So that was my first step:

Finding somebody to follow.

Many choose "gurus" like Dave Ramsey, Jim Cramer, or Ric Edelman. I found Andrew Tobias. It's been a great find!

Now, whom shall I tag?

brip blap

Frugal Dad

How to Make 7 Million in 7 Years™

Quest For Four Pillars

Generation X Finance

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The Smartest Advice I Ever Got - What I learned from Johnny Carson (40) -

Posted by billspaced | 1:48 PM | | 0 comments »

The smartest advice I ever got - What I learned from Johnny Carson (40) -

Back when I was in college, I remember watching Johnny Carson interview Andrew Tobias, who was giving personal financial advice. Johnny asked: "What's the best investment for someone who has only $1,000?" Mr. Tobias said, "Nonperishable consumer staples."
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The Smartest Advice I Ever Got - Sell for the right reason (37) -

Posted by billspaced | 1:11 PM | , | 0 comments »

The smartest advice I ever got - Sell for the right reason (37) -

Tom (of Morningstar fame) held some shares in Disney, and while he liked the company, he thought its stock price was a bit rich at the time, so he sold the Disney stock to fund the purchase of the piano. Tom never got back into Disney and instead watched it rise and rise. Years later Tom would walk through his living room, see the piano and mutter to himself, "That's the most expensive damn piano on the face of the planet!"

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More from on The Smartest Advice I Ever Got

Posted by billspaced | 12:30 PM | , , | 0 comments »

From Steven Levitt, author of Freakonomics: Don't Save Too Much

The logic was simple: An academic's salary rises steadily over time, as do outside opportunities (like writing popular books!). The right reason to save is so you can even out your consumption. When times are good, you should save, and when times are bad, borrow. Most likely I would never be that poor again, which meant I should be borrowing, not saving. I didn't follow the advice as fully as I should have, partly because my wife insisted we save - she is not quite as good an economist as Milton Friedman.
Do you agree? It makes some sense to me. Love the last line!

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More from on The Smartest Advice I Ever Got

Posted by billspaced | 12:14 PM | , , | 0 comments »

From the founder of E-Loan and Prosper --

Starting my own business seemed so risky, but maxing out credit cards or even going bankrupt isn't so risky if you do it at a young age. You'll never regret taking those risks, but you might regret it if you don't.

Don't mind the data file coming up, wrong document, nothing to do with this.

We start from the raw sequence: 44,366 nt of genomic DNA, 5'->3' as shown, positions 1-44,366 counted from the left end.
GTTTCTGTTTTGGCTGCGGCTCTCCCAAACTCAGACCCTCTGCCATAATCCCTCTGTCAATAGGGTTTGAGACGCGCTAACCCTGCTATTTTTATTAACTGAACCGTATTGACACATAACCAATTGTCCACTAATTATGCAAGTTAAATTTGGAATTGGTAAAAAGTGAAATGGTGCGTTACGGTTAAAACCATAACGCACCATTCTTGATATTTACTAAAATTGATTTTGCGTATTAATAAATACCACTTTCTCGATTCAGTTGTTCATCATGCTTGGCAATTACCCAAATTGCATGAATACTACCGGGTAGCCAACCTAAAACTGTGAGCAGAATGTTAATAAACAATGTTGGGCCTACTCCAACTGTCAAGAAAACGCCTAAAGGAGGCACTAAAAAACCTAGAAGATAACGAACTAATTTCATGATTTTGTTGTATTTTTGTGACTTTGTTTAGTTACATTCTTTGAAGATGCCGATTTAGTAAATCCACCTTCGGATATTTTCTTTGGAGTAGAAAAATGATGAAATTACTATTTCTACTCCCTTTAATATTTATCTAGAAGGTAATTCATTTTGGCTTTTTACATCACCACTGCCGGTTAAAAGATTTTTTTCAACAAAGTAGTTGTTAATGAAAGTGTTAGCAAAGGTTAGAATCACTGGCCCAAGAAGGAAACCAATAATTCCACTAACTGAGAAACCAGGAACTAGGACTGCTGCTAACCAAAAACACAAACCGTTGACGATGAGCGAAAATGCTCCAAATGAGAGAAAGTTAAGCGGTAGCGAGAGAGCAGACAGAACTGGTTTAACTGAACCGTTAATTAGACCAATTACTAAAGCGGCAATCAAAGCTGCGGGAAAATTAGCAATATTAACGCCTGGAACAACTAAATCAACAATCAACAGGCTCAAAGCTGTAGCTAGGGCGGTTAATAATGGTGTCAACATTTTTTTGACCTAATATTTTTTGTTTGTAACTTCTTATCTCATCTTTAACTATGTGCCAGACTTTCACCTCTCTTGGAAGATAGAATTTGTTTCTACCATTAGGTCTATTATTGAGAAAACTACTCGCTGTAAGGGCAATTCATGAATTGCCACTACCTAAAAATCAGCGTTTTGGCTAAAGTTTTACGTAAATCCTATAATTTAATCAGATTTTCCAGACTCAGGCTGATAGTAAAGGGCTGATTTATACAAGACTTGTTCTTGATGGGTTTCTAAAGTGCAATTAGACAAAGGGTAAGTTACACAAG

What do you think? It seems that the whole PF blogosphere reviles debt, especially credit card debt. Does it make sense to max out cards in the pursuit of a dream? People don't get fabulously rich by NOT taking risks.

And, trust me, one of the biggest risks you can take is putting your fate in the hands of credit card companies!

Short of borrowing money from the SBA, your family, or your friends, you could try or your credit cards. If you have an idea that you know will succeed (and it will, if you never stop trying), you're taking a bigger risk NOT doing it than doing it.

So, keep your day job, use your available credit to fund your hobby-to-be-turned-into-a-business, and GO FOR IT.

Or, keep your day job, scrimp and save, and retire at 65 with enough money to eat dog food.

If you're lucky enough to have figured out life early on, you can have the best of all worlds -- well off, happy, and young. IF your parents taught you well, you saved most of the money you ever got, and you started really young, you can have it all.

It's your choice.

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Quick Interview with George Soros

Posted by billspaced | 11:53 AM | 0 comments »

Here's a brief interview with billionaire investor, George Soros by Money magazine.

Best Answer:

Q. Growing up in Nazi-occupied Hungary must help you keep today's risky markets in perspective.

I'd agree that the prospect of extermination was a formative experience
for me. [Laughs.] The Nazis taught me that the abnormal can become

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Best Quote About DEBT

Posted by billspaced | 11:52 AM | | 0 comments »

"Borrowing money is like wetting your bed in the middle of the night.
At first all you feel is warmth and release. But very, very quickly
comes the awful, cold discomfort of reality."